As part of our continuing discussion about independent contractor misclassification, in this piece we explore the high stakes and costs of classifying apps-based transportation and delivery workers as independent contractors.
State and Local Enforcement Efforts Grabbing Headlines
Just this month the City of San Diego, in California, reached a $46.5 million settlement with Instacart for alleged misclassification of over 308,000 grocery shopping and delivery workers as independent contractors between 2015 and 2020. The settlement stems from a 2019 lawsuit filed by the City on behalf of the People of the State of California, alleging that Instacart unlawfully misclassified its workers (called Shoppers) as independent contractors in order to deny workers employee protections. In doing so, Instacart harmed its alleged employees and the public at large through a loss of significant payroll tax revenue, giving Instacart an unfair advantage against its competitors.
Had the workers been classified as employees, they would have been entitled to overtime pay, paid breaks and reimbursement for expenses such as gas mileage and cellphone data. The Instacart settlement will create a restitution fund for the workers to seek payments, along with a $6 million penalties trust fund for future consumer protection efforts.
Also recently, Uber and its subsidiary Rasier agreed to pay $100 million in back taxes to the state of New Jersey, following an audit in which the New Jersey Department of Labor and Workplace Development (NJDOL), found that the companies misclassified drivers as independent contractors. Workers who are hired as independent contractors are not covered by worker benefits such as unemployment insurance, overtime pay, workers’ compensation, and paid sick leave. By classifying their drivers as independent contractors, Uber and Raiser avoided providing these benefits to workers using their rideshare platform, and also bypassed contributing to state funds for unemployment, disability, and workforce development.
The $100 million payment from Uber covers almost 300,000 drivers over the period of 2014-2018. The sum includes $78 million in overdue contributions and $22 million in interest. The payment is the largest of its kind ever received in New Jersey, and will be used to pay and administer worker benefits.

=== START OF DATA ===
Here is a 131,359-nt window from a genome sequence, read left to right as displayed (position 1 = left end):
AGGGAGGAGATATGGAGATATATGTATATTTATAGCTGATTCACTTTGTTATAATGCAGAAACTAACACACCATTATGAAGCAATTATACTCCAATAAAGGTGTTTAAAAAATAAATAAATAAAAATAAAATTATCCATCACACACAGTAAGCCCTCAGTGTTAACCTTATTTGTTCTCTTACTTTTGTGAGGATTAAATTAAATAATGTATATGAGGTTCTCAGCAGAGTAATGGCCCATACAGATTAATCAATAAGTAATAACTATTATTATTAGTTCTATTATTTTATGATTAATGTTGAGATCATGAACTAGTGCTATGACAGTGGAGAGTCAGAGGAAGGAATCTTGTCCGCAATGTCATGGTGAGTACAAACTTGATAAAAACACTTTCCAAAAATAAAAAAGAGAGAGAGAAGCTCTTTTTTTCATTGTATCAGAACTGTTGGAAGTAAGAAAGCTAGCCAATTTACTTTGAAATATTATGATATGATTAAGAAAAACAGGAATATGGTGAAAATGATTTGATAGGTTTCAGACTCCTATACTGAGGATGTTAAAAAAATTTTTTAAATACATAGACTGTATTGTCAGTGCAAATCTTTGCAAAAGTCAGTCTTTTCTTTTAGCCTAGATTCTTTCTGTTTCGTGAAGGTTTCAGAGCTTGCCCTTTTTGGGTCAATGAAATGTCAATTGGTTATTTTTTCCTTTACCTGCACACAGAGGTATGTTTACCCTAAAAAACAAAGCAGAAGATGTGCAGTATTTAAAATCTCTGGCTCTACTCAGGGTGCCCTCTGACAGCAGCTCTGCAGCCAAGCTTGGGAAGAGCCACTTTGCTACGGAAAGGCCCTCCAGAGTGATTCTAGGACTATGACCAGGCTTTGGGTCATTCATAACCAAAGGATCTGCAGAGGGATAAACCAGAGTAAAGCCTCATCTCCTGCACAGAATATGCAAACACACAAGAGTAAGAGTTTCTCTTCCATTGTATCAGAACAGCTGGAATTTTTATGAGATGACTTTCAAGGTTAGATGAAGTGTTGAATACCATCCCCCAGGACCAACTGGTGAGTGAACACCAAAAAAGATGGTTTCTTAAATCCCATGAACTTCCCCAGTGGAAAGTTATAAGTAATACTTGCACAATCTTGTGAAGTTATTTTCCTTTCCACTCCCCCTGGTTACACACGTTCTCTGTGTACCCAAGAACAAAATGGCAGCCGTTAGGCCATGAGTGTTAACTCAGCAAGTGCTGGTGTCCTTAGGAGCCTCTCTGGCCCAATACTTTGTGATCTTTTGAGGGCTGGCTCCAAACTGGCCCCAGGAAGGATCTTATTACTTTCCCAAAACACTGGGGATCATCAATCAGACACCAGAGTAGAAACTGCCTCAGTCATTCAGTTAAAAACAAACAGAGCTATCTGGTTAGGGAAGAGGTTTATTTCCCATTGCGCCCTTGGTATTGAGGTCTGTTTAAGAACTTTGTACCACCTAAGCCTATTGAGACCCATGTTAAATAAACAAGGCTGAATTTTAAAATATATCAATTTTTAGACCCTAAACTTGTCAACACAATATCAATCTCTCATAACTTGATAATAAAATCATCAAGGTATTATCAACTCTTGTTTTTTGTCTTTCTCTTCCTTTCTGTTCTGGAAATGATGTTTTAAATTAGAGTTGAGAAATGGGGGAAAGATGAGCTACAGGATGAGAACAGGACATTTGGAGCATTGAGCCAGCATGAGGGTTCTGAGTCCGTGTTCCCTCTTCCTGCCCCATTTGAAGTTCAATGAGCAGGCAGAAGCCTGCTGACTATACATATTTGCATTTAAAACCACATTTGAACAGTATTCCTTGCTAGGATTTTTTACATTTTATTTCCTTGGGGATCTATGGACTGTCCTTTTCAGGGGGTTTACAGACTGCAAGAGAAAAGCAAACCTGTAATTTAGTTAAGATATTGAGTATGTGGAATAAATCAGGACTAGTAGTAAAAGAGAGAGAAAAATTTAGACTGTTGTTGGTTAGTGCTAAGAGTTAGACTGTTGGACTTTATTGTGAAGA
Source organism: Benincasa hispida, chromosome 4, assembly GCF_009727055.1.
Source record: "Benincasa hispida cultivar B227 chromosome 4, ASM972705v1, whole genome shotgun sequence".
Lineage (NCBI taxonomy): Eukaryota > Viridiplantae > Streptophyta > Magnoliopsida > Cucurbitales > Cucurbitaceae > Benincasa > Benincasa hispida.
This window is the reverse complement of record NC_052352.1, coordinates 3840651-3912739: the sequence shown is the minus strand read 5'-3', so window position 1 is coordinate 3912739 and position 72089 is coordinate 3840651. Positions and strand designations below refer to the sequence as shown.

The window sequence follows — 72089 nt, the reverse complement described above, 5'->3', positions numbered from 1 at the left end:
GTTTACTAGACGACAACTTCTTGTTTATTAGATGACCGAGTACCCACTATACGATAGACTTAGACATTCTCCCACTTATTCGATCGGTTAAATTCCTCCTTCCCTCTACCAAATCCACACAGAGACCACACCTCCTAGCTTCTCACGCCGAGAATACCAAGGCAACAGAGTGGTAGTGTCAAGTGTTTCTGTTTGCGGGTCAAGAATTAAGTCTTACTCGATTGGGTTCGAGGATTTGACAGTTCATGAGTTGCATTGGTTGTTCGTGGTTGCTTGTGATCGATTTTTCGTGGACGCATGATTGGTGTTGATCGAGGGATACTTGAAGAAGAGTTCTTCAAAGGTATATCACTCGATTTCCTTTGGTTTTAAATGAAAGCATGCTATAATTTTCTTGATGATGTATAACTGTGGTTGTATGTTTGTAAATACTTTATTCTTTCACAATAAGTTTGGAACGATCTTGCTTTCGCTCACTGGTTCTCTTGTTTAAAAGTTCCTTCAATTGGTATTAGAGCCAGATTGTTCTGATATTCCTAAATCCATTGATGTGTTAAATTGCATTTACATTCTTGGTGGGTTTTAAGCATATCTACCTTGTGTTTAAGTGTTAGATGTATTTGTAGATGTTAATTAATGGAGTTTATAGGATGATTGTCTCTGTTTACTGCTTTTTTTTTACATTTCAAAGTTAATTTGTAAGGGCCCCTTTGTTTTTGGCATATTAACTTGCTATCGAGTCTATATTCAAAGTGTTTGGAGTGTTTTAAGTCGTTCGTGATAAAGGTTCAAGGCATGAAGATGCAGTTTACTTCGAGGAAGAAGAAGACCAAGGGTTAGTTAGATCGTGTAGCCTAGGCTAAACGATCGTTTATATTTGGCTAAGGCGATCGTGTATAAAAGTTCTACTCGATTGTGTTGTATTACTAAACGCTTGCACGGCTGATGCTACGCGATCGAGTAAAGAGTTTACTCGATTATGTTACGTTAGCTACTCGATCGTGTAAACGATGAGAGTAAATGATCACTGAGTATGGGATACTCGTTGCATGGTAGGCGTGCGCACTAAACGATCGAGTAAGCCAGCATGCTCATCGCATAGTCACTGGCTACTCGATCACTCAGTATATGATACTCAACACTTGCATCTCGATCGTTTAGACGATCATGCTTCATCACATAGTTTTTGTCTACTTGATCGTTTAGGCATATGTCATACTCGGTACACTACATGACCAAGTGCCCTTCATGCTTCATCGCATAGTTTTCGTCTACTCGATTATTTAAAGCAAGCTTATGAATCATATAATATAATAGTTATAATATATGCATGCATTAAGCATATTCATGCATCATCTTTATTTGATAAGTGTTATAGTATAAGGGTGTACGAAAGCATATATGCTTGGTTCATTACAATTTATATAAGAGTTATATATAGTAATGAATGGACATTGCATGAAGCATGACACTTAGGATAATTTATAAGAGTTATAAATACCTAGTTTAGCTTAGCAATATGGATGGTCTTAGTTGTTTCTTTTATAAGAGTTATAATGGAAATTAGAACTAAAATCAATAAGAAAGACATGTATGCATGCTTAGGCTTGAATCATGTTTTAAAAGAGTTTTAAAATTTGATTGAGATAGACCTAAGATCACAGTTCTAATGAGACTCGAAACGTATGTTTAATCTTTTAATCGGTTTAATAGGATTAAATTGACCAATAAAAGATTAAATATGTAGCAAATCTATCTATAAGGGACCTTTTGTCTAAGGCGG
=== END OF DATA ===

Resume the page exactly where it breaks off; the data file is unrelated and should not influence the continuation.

Despite agreeing to the settlement, Uber maintains its official position that its drivers are independent contractors, not regular employees. Nonetheless, the magnitude and success of the settlement points the way for other state agencies that may be interested in auditing and regulating companies such as Uber. This settlement represents only the tip of the iceberg when it comes to the additional costs—including additional payroll taxes, training costs, and workers compensation insurance—that Uber would be liable for if its workers were reclassified as employees, instead of as independent contractors. This settlement combined with the Instacart one may forecast the direction courts will lean in the future.
Big Stakes for Uber and Other Companies Using Apps-Based Gig Workers in California
With a population over four times the size of New Jersey and the largest economy of any state in the U.S., California represents a significant market for Uber. Over recent years Uber has devoted considerable resources to ensuring a favorable legal and regulatory environment for its business model in California specifically. In 2019, research analysts at Barclays estimated that reclassifying workers in California alone would boost Uber’s annual operating loss by over $500 million, and would “further put into question the long term profitability of the industry.”
In 2020, Uber, Lyft, and other companies employing app-based drivers spent more than $200 million to back a ballot initiative, Proposition 22, that classified gig-workers as independent contractors. The ensuing passage of Proposition 22 allowed companies such as Uberto to continue classifying workers as independent contractors despite the passage of another piece of legislation, California Assembly Bill 5 (AB5), that would have reclassified many gig workers as employees starting in 2020.